Picture this – you’re at your computer, filling out an application online for your dream job. Simple enough, right? You fill out your standard information – name, address, phone number, email – then you plug away your impressive past experiences. You begin to feel elated, you think “I’m going to get the job, I’m the perfect candidate, why wouldn’t they request an interview?!” You click next, and suddenly you’re dispirited. The EEO data shows up on your window. The Equal Employment Opportunity data, meant for companies to ensure diversity within their workplace.
So why do you pause? This shouldn’t be hard. You know your race and gender, and you certainly know if you’re a United States veteran. However, you pause. And then the questions start to hang over your head like swinging pendulums. Will sharing this information deter you from your dream job? Will all the years of preparation for this career be wasted based on the color of your skin or the sex that you were born with? What if you choose not to answer - will they assume that you’re hiding something?
However, the real question starts to loom over your head. What do companies do with this information and why have some been hiding it?
In early 2008, Mercury News, a newspaper based out of San Jose, California, sent in a federal Freedom of Information Act request for the top 15 Silicon Valley companies to share their EEO data publicly. Companies such as Intel, Cisco Systems, eBay, AMD and Sun Microsystems willingly obliged and shared their information. Chuck Mulloy, a spokesperson for Intel, took a further step and contacted Mercury News with a statement saying, “There’s nothing to hide, in our view. We just felt that we’re very proud of the [diversity] programs we have in place and the efforts we put forth, and we don’t have any trouble sharing it.”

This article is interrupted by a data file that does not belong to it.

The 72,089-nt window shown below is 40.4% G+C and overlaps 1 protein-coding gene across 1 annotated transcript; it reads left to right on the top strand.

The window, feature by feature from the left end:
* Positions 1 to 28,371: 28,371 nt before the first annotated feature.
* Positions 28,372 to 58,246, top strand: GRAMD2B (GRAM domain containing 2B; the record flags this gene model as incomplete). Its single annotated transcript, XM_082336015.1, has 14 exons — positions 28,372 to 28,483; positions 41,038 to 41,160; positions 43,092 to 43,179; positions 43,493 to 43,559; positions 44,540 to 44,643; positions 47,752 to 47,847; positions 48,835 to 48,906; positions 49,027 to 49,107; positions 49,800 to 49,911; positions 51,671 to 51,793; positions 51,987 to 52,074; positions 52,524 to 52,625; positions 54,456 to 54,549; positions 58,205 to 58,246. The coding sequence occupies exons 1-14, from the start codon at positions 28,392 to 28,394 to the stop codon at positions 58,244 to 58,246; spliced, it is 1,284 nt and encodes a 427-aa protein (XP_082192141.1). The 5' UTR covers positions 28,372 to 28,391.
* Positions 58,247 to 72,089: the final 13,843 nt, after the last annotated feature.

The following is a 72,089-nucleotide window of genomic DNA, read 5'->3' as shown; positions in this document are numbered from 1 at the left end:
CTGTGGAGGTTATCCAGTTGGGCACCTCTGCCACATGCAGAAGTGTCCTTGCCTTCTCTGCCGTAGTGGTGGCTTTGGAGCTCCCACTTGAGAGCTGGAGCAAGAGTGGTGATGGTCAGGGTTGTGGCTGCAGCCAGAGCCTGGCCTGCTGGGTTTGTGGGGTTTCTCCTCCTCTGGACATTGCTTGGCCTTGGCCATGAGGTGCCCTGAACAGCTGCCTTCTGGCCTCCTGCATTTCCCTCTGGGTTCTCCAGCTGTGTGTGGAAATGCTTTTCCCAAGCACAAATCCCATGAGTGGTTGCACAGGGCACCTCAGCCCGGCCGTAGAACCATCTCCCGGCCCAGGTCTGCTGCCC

However, five companies decided to fight against the FOIA request from Mercury News. These companies included Apple, Yahoo, Oracle, Applied Materials - and most surprisingly - Google, a company that was created to provide readily accessible information to the world.
After an 18-month battle, these companies convinced federal regulators that providing the information would cause potential “commercial harm” which competitors could use. Many experts believed that reasoning was absurd and saw no negative correlation between releasing diversity data and vulnerability in business strategies. "One of the main ways that we track how society is doing in terms of race relations, in terms of eliminating discrimination, in terms of promoting diversity, is by looking at statistics," said Richard Ford, a Stanford University law professor who is an expert in civil rights and anti-discrimination law. "But if we can't get the data, we can't know if it's a problem or not."
The data was ultimately collected by Mercury News who noticed an odd change between 1999 and 2006. The data showed that the collective workforce of 10 Silicon Valley’s companies grew by 16%, however the minority population dropped 16% coincidentally. By 2005, only 2,200 out of the 30,000 workers in Silicon Valley were either black or Hispanic. Out of that number, only 300 held managerial positions, which was a decrease from the previous years. The data also showed a dip in women holding managerial positions from 28% in 2000 to 26%.
A strange irony to it all, in the last two weeks of 2009, Google donated over $8 million to encourage minorities to pursue careers in technology, donating laptops to more than 600 high schools. The company also donated to the National Society of Black Engineers. Still, Google declined to release its racial and gender breakdown of its 20,000 employees.